To update the chain, its committee must reach a consensus, meaning that more than two thirds of its validators have to agree to change the state in the exact same way. This prevents a single malicious node from wreaking havoc over the chain, but there are also more mundane reasons for individual nodes to act up.
Smart contracts are deterministic. All honest nodes will produce the same output — but only if they have received the same input. Each validator node has its point of access to the Tangle, so it may look different to different nodes, as new transactions take time to propagate through the network. Validator nodes will receive smart contract requests with random delays in a random order, and, finally, all computers run on their own always slightly skewed clocks.
As the first step, each node provides its vision, a batch proposal. The proposal contains a local timestamp, a list of unprocessed requests, and the node's partial signature of the commitment to the current state.
Then the nodes must agree on which batch proposals they want to work on. In short, nodes A, B, and C have to confirm that they plan to work on proposals from A, B, and C, and from no one else. As long as there are more than two thirds of honest nodes, they will be able to find an asynchronous common subset of the batch proposals. From that point, nodes have the same input and will produce the same result independently.
The next step is to convert the raw list of batch proposals into an actual batch. All requests from all proposals are counted and filtered to produce the same list of requests in the same order. The partial signatures of all nodes are combined into a full signature that is then fed to a pseudo-random function that sorts the smart contract requests. Validator nodes can neither affect nor predict the final order of requests in the batch. (This protects ISC from MEV attacks).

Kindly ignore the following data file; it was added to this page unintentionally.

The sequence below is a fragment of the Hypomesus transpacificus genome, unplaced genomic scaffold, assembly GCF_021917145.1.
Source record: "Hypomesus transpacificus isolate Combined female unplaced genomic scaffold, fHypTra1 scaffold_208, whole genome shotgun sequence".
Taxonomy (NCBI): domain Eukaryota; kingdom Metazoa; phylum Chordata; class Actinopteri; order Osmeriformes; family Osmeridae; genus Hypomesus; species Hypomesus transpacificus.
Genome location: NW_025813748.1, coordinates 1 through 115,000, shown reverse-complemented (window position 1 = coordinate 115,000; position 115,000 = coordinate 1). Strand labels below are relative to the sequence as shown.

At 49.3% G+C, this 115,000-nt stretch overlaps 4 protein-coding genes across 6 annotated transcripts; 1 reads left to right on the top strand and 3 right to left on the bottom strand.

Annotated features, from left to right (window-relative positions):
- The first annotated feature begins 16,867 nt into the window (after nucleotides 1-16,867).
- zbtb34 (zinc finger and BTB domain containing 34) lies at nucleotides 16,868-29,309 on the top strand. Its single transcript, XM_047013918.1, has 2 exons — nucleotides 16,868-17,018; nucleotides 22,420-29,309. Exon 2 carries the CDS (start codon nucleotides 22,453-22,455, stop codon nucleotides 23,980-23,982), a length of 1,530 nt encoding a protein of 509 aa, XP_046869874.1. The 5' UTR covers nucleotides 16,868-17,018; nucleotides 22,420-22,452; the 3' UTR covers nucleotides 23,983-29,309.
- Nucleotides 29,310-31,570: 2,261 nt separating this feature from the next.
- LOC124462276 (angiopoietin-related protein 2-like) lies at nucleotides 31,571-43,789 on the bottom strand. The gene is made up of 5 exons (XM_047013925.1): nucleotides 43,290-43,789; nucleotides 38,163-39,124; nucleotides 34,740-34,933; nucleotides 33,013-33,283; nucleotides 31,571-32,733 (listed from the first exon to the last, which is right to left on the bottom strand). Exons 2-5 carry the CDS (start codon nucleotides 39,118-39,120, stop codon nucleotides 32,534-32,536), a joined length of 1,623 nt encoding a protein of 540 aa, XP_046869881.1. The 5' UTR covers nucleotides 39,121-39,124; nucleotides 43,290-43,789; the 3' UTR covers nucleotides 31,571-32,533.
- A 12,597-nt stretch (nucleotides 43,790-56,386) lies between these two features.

After agreeing on the input, each node executes every smart contract request in order, independently producing the same new block. Each node then crafts a state anchor, a Layer 1 transaction that proves the commitment to this new chain state. The timestamp for this transaction is derived from the timestamps of all batch proposals.
All nodes then sign the state anchor with their partial keys and exchange these signatures. This way, every node obtains the same valid combined signature and the same valid anchor transaction, which means that any node can publish this transaction to Layer 1. In theory, nodes could publish these state anchors every time they update the state; in practice, they do it only every approximately ten seconds to reduce the load on the Tangle.